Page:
The term  "liturgy" in Greek literally means "work for the people", but a better translation is "public service" or "public work", as made clear from the origin of the term as described above. The early Christians adopted the word to describe their principal act of worship, the Sunday service (referred to by various terms, including Holy Eucharist, Holy Communion, Mass or Divine Liturgy), which they considered to be a sacrifice. This service, liturgy, or ministry (from the Latin "ministerium") is a duty for Christians as priestly people by their baptism into Christ and participation in His high priestly ministry. It is also God's ministry or service to the worshippers. It is a reciprocal service. As such, many Christian churches designate one person who participates in the worship service as the liturgist. The liturgist may read announcements, scriptures, and calls to worship, while the minister preaches the sermon, offers prayers, and blesses sacraments. The liturgist may be either an ordained minister or a lay erson. The entire congregation participates in and offers the liturgy to God.

There are seven sacraments of the Catholic Church, which according to Catholic theology were instituted by Jesus and entrusted to the Church. Sacraments are visible rites seen as signs and efficacious channels of the grace of God to all those who receive them with the proper disposition.

The sacraments are often classified into three categories: the sacraments of initiation (into the Church, the body of Christ), consisting of Baptism, Confirmation, and the Eucharist; the sacraments of healing, consisting of the Sacrament of Penance and the Anointing of the Sick; and the sacraments of service: Holy Orders and Matrimony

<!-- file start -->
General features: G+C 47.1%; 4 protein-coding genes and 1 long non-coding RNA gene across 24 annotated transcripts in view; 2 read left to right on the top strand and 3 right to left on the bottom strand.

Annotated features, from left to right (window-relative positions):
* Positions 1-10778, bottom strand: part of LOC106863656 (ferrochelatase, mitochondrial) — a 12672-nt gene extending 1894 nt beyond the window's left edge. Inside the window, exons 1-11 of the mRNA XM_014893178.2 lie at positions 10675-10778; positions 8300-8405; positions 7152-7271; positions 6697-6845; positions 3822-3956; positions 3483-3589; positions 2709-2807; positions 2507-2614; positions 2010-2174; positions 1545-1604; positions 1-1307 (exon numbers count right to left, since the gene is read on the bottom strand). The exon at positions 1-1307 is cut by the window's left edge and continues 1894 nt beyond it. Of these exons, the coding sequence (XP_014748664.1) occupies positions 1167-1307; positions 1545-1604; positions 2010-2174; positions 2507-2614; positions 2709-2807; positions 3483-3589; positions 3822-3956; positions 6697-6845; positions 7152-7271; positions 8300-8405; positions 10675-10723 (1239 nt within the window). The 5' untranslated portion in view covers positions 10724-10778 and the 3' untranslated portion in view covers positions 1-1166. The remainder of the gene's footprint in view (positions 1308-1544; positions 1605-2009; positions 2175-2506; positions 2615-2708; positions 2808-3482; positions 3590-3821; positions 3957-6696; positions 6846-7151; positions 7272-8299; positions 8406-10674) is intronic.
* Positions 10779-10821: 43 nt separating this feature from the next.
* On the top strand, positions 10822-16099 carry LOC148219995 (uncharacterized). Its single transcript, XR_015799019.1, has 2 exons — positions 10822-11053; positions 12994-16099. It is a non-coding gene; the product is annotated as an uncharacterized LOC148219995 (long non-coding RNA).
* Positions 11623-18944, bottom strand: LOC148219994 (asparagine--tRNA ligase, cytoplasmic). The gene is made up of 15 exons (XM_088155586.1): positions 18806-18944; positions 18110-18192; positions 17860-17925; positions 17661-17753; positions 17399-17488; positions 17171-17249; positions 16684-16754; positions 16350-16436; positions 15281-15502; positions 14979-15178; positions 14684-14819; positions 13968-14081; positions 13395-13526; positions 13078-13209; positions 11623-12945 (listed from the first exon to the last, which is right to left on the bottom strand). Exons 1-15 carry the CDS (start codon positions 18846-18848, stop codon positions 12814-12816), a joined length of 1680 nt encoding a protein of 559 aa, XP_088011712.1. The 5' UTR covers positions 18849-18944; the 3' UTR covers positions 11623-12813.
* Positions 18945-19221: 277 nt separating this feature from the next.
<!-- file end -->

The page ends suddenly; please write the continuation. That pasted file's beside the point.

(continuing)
The list of seven sacraments already given by the Council of Florence (1439) was reaffirmed by the Council of Trent (1545–1563), which stated:

CANON I.- If anyone saith, that the sacraments of the New Law were not all instituted by Jesus Christ, our Lord; or that they are more, or less than seven, to wit, Baptism, Confirmation, the Eucharist, Penance, Extreme Unction, Order, and Matrimony; or even that any one of these seven is not truly and properly a sacrament; let him be anathema.

CANON IV.- If anyone saith, that the sacraments of the New Law are not necessary unto salvation, but superfluous; and that, without them, or without the desire thereof, men obtain of God, through faith alone, the grace of justification; though all (the sacraments) are not necessary for every individual; let him be anathema.

Within Anglican theology and Catholic theology, "ministry" pertains to the administration of a sacrament; or the celebration of the liturgy and all that pertains to the liturgical functioning of the Church; as such it is specific to those with Holy Orders. Laity has a different role, namely, to spread the truth of Christianity in the world through whatever means they can, this is properly called an apostolate. An example of a Catholic apostolate is Catholic Answers, run by a laity whose mission is to spread the Gospel of Jesus Christ and Catholicism worldwide. Similarly, an example of an Anglican apostolate is The Saint Martin Apostolate of Prayer, whose aim is the "sanctification of all priests through the continual offering of prayers on their behalf by the faithful."